|Commune and city|
|• Total||3,045 km2 (1,176 sq mi)|
|Elevation||426 m (1,398 ft)|
|• Density||56/km2 (150/sq mi)|
|Time zone||WAT (UTC+1)|
Natitingou is a city and commune in north western Benin. It is about 50 km from Benin's Pendjari National Park, where tourists can see West African wildlife during the months of December through June. The Falls of Tanougou and great mud castles of the Betammaribe known as Tata Somba are all within an hour or two of the town by car.
The town was founded by the Waama ethnic groups but is populated with Ditammari, Dendi, Nateni, Fulani, Fon, and many other ethnic groups. The region takes its name from the word Nantibatingou, the Waama root "Nanto" refers to "crush" as the local people were renowned growers and processor of sorghum which was native to the area and later millet.
Natitingou is evenly divided between Christians and Muslims and, like the rest of Benin, is notable for its ethnic and religious tolerance.
The mountains surrounding the region to the east and west sides are important in local animist beliefs and believed to be inhabited by spirits. Certain people subscribe to the idea that during the evening these spirits, emit sounds similar to those produced by stones which women uses to crush cereal grains. Adherents do not crush cereals in the evening, so as not to confuse the two sounds.
White missionaries visited Natitingou in the 19th century and early 20th century.
The town of Natitingou belongs to the Department of Atacora in northwestern Benin. It lies in a semi-valley, formed by the two mountain ridges that surround it. Natitingou is located 645 km from the economic capital of Cotonou and 100 km from Porga at the entrance of the Pendjari National Park. The commune is bounded on the north by Toucountouna, south and east by Kouandé and to the west by the commune of Boukombé.
The climate in Natitingou is drier than in the south, particularly during the Harmattan season in December/January, when humidity can be as low as 10% and night temperatures can be as low as 17 degrees Celsius.
Natitingou is subdivided into 9 arrondissements; four of them urban: Natitingou I, Natitingou II, Natitingou III and Natitingou IV (Péporiyakou) and five of them rural:Kotapounga, Kouaba, Koundata, Perma and Tchoumi-Tchoumi. They contain 39 villages and 26 urban districts.
The commune has a population of 75,620 inhabitants according to the 2002 census (57,153 in 1992) with 37,388 men and 38,223 women. The density is 56 inhabitants per km ². The population is predominantly young.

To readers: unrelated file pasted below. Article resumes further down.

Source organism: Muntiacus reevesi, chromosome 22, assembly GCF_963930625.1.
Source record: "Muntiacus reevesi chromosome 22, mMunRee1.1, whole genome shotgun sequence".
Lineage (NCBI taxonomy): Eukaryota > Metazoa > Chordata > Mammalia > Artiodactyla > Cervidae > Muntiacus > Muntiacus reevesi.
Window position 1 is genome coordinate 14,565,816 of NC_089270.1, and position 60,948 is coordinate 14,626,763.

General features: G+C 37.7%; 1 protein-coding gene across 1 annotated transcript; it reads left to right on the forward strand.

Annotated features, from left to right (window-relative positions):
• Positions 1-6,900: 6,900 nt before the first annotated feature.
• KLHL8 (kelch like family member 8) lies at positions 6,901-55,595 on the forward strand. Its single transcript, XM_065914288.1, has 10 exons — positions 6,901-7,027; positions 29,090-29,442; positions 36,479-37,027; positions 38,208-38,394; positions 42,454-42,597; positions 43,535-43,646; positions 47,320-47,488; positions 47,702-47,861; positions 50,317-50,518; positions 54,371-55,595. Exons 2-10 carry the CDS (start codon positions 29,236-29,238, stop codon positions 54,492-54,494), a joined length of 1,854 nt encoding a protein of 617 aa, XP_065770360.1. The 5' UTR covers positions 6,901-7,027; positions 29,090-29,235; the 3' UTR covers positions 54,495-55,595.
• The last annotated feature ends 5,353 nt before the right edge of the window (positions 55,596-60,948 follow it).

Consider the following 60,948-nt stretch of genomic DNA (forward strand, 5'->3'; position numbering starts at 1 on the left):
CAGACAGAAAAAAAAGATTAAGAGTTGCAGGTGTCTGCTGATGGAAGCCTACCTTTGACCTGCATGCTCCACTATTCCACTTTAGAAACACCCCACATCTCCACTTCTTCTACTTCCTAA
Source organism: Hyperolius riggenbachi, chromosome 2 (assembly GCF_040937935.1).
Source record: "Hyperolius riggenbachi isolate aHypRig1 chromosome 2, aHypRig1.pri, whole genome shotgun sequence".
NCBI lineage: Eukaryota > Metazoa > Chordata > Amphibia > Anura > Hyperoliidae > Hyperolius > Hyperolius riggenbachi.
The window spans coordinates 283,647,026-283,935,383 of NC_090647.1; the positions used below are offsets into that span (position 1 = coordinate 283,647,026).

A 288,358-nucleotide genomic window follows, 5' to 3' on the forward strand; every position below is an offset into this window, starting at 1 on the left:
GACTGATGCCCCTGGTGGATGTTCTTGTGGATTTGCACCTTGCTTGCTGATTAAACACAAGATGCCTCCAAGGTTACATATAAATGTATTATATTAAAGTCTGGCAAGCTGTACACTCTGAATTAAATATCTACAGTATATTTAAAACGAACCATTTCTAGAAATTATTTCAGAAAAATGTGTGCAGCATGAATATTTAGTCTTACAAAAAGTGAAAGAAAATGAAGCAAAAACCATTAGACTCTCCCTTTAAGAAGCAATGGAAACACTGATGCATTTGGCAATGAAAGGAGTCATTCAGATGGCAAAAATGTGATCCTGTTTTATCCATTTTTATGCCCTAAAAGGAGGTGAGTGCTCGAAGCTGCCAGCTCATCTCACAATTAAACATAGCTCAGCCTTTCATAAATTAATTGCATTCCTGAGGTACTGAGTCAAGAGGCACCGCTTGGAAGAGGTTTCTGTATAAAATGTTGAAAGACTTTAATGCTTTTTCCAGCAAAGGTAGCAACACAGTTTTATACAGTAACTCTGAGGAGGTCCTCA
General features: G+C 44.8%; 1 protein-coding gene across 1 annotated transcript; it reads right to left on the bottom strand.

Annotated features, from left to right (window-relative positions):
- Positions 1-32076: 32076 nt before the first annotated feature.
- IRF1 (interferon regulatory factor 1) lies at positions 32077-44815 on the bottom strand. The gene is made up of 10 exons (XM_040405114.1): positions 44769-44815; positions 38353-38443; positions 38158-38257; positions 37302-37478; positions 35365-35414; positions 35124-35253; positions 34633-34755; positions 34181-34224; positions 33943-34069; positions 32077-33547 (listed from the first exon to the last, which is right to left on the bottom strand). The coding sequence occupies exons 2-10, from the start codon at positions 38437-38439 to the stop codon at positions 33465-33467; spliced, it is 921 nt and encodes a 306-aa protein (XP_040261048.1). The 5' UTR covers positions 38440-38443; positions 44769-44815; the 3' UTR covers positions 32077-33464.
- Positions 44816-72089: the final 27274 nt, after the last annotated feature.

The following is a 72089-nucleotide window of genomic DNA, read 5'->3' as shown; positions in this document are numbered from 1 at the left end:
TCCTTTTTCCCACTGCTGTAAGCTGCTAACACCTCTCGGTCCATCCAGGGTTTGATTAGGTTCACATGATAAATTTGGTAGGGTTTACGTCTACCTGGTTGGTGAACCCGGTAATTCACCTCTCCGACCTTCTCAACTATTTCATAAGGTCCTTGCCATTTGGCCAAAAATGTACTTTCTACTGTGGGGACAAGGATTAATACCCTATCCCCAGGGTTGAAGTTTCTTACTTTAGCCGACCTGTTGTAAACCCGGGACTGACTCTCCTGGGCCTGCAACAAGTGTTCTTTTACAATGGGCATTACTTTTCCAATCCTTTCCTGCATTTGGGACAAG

A multitude of ethnic people of the commune exists with a variety of languages. The main ethnic groups are the Ditammari, Waama and Dendi. Outside the animist religion, Christianity and Islam are practiced religions and there are a number of churches and mosques in the area. However, many Christians and Muslims often simultaneoudly believe in animist practices and join in in traditional events in Natitingou.
People in the urban districts of Natitingou are mostly civil servants, craftsmen and merchants. Natitingou has an important administrative function and has some of the most important administrative bodies and services in the Atakora Department.
Agriculture is the backbone to the rural economy, and farmers produce sorghum, maize, yams and, more recently, cotton as a commercial product. The manufacture and marketing of the local drink known as Tchoucoutou is also very important, and is produced by housewives and is their main source of income. The drink is sold to nightclubs where there are many consumers. Tchoucoutou is made from the grain sorghum and is a form of malt beer.
Villanova University Men's Basketball player Mouphtau Yarou is a native of Natitingou. He was ranked #9 among 2009 High School basketball prospects in America.
Charles Thiebaut, a promoter of African music and culture in France, is a native of Natitingou. He grew up in an orphanage and was adopted by the Thiebaut family from France, when he was 4 years old.
|Wikivoyage has a travel guide for Natitingou.|
- "World Gazetteer". Archived from the original on January 11, 2013.
- "Natitingou". Atlas Monographique des Communes du Benin. Retrieved January 5, 2010.
- "Communes of Benin". Statoids. Retrieved January 5, 2010.
- "Commune de Natitingou" (in French). Natitingou.org. Retrieved January 18, 2010.